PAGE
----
“Wonderful, they have Indians and rice. I suppose you’re going to tell me there are bears in the woods too.”
“Umm, probably.” Bertha laughed.
“Why are you even considering this, Bertha?” The suddenly knitted brows were impossible to ignore.
“I need to get away from here.” Bertha took Nettie’s hand in hers. “My father is driving me crazy. He’s trying to arrange a marriage with one of the professors from the university. The man is truly ancient. He’s twenty-eight, and he’s balding!”
Nettie chuckled. Then, she laughed out loud. She couldn’t stop the laughter; tears ran down both cheeks. Wrapping her arms around herself, she bent over at the waist and started coughing and choking. When she finally stood up, the hiccups started.
“Now you’ve done it, Miss Perkins! Your face is getting all blotchy. Your mother will think you’ve been in the park kissing a boy.”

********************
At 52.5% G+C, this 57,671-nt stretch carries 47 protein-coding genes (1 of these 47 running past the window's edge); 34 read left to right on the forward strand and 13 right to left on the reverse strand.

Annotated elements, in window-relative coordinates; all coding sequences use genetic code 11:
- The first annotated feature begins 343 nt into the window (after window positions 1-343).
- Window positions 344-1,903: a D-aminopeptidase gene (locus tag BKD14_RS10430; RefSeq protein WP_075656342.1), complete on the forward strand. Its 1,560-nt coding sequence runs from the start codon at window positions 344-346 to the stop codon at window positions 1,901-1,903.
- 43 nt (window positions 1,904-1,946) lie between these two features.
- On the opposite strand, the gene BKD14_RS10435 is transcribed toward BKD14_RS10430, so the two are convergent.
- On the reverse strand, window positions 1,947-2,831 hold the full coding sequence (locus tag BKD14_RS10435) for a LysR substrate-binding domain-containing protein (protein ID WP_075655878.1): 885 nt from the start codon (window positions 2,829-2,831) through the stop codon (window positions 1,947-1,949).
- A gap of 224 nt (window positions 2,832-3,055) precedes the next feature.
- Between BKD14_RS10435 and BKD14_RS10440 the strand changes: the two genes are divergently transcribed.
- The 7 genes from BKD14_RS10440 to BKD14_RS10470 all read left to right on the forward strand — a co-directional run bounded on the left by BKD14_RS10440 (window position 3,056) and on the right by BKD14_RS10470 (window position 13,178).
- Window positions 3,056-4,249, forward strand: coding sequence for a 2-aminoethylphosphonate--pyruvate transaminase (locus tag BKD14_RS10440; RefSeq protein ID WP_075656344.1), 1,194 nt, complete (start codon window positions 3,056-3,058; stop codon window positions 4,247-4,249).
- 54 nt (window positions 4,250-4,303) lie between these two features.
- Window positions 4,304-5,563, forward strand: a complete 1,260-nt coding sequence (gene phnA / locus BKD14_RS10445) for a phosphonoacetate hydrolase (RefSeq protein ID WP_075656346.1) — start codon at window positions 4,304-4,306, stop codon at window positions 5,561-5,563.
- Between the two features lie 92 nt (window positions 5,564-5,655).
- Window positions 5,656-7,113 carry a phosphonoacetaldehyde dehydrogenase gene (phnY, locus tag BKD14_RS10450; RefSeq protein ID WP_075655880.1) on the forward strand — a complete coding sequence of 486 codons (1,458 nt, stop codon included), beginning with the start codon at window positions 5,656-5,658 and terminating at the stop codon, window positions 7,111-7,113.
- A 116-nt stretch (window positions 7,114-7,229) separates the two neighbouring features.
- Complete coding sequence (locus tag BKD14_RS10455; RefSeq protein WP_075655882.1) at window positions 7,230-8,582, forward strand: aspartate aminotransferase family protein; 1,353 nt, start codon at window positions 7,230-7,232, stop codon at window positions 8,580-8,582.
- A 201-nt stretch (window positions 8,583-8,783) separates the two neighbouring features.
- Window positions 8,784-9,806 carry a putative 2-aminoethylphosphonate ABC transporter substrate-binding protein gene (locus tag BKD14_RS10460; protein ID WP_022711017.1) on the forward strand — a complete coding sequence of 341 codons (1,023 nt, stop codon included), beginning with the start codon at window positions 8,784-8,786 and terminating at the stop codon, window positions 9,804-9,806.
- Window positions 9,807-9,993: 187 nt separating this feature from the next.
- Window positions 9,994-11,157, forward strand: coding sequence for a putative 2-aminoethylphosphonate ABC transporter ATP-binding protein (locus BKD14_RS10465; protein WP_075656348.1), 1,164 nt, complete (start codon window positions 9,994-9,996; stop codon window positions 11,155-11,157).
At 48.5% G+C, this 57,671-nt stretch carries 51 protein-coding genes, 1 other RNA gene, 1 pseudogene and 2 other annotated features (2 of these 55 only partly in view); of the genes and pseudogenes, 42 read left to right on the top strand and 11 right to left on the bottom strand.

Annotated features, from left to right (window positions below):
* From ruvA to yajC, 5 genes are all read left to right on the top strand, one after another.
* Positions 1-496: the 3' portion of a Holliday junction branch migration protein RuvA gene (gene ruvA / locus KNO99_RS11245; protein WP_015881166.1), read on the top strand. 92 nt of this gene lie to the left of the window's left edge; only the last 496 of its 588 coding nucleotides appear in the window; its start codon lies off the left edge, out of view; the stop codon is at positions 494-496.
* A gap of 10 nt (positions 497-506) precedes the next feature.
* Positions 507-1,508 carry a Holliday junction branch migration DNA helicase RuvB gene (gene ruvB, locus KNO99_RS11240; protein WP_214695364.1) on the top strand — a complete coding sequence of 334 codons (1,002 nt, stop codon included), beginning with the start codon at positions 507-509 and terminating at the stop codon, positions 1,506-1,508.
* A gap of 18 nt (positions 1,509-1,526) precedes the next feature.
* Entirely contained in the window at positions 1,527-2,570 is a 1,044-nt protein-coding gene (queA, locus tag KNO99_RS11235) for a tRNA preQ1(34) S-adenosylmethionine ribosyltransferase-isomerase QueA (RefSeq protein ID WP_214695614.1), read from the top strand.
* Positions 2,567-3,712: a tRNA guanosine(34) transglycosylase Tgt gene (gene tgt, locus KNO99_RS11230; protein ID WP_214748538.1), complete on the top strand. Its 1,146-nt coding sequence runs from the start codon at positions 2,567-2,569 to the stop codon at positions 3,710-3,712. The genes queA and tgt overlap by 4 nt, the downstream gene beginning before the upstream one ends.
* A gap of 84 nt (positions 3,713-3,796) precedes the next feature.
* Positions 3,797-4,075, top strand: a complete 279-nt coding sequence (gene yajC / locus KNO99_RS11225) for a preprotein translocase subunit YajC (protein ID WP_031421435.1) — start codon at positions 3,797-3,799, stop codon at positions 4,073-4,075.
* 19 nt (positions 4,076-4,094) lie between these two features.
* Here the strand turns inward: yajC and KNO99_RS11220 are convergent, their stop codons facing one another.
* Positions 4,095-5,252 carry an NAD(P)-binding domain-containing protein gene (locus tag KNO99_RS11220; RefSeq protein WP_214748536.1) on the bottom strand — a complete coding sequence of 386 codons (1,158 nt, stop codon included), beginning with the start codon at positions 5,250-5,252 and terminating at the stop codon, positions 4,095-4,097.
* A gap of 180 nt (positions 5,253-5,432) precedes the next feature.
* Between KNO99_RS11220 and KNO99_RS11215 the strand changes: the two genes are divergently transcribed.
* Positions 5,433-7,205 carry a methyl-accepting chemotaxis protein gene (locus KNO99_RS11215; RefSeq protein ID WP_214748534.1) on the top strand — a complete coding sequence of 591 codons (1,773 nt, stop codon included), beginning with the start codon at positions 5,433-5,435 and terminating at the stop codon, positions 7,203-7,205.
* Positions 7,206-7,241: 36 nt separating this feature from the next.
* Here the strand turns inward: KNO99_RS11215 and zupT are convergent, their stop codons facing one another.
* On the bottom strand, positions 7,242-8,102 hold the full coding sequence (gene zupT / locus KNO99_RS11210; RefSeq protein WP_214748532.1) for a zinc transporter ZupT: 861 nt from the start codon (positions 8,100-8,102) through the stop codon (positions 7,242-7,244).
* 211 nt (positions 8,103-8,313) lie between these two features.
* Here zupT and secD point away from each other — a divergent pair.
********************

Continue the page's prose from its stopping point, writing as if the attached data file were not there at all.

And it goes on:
“Stop it, Bertha!” Nettie wiped a tear from her eye as she hiccuped again.
“I want you to come with me Nettie. Think how much fun we could have, and we’d be in charge of an entire school in a growing town. There will be lots of wealthy businessmen coming to the Knapp, Stout, and Company lumber business. We’re sure to find husbands there. Besides, you know the choices we have for men here. Neither one of us can stand the eligible bachelors. All the good ones are already taken. I don’t want to die an old maid.”
“Let’s meet at my house tomorrow. We can go through mother’s treasure-trove of material and pick what we want to make our dresses out of for Maria’s wedding. There’s a ton of preparation, and we need to get going on it. I’ll think about your offer tonight, and we’ll talk tomorrow.” Nettie couldn’t think right now, much less answer Bertha’s question.
Summit Avenue no longer looked as inviting as it did a few hours ago. The shade of the beautiful old trees now produced a menacing atmosphere for Nettie.
If you haven’t read it yet, go here to read Chapter 1
Nettie is Elle Burton’s Great-great-great-great-Grandmother. To find out more about the first Elle Burton book, go here.